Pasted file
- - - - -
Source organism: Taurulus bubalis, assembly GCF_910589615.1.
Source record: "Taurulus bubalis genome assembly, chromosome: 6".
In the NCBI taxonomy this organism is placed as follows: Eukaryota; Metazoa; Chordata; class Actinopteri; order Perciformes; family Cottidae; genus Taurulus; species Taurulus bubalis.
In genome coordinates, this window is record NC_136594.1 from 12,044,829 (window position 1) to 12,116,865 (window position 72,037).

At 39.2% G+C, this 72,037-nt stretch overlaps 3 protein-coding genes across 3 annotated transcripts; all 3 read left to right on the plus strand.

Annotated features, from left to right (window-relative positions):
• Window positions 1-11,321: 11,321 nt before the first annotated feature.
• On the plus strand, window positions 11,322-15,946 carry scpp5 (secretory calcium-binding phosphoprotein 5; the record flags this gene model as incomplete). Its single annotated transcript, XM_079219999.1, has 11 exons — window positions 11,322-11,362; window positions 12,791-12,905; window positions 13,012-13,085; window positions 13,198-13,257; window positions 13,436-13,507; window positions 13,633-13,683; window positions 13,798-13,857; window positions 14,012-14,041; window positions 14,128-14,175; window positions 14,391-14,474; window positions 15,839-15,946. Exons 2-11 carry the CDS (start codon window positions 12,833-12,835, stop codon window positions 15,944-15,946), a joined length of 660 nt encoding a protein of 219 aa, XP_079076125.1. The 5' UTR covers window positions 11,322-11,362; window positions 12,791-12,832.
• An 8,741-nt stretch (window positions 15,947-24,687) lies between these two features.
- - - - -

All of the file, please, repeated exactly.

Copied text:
Source organism: Taurulus bubalis, assembly GCF_910589615.1.
Source record: "Taurulus bubalis genome assembly, chromosome: 6".
In the NCBI taxonomy this organism is placed as follows: Eukaryota; Metazoa; Chordata; class Actinopteri; order Perciformes; family Cottidae; genus Taurulus; species Taurulus bubalis.
In genome coordinates, this window is record NC_136594.1 from 12,044,829 (window position 1) to 12,116,865 (window position 72,037).

At 39.2% G+C, this 72,037-nt stretch overlaps 3 protein-coding genes across 3 annotated transcripts; all 3 read left to right on the plus strand.

Annotated features, from left to right (window-relative positions):
• Window positions 1-11,321: 11,321 nt before the first annotated feature.
• On the plus strand, window positions 11,322-15,946 carry scpp5 (secretory calcium-binding phosphoprotein 5; the record flags this gene model as incomplete). Its single annotated transcript, XM_079219999.1, has 11 exons — window positions 11,322-11,362; window positions 12,791-12,905; window positions 13,012-13,085; window positions 13,198-13,257; window positions 13,436-13,507; window positions 13,633-13,683; window positions 13,798-13,857; window positions 14,012-14,041; window positions 14,128-14,175; window positions 14,391-14,474; window positions 15,839-15,946. Exons 2-11 carry the CDS (start codon window positions 12,833-12,835, stop codon window positions 15,944-15,946), a joined length of 660 nt encoding a protein of 219 aa, XP_079076125.1. The 5' UTR covers window positions 11,322-11,362; window positions 12,791-12,832.
• An 8,741-nt stretch (window positions 15,947-24,687) lies between these two features.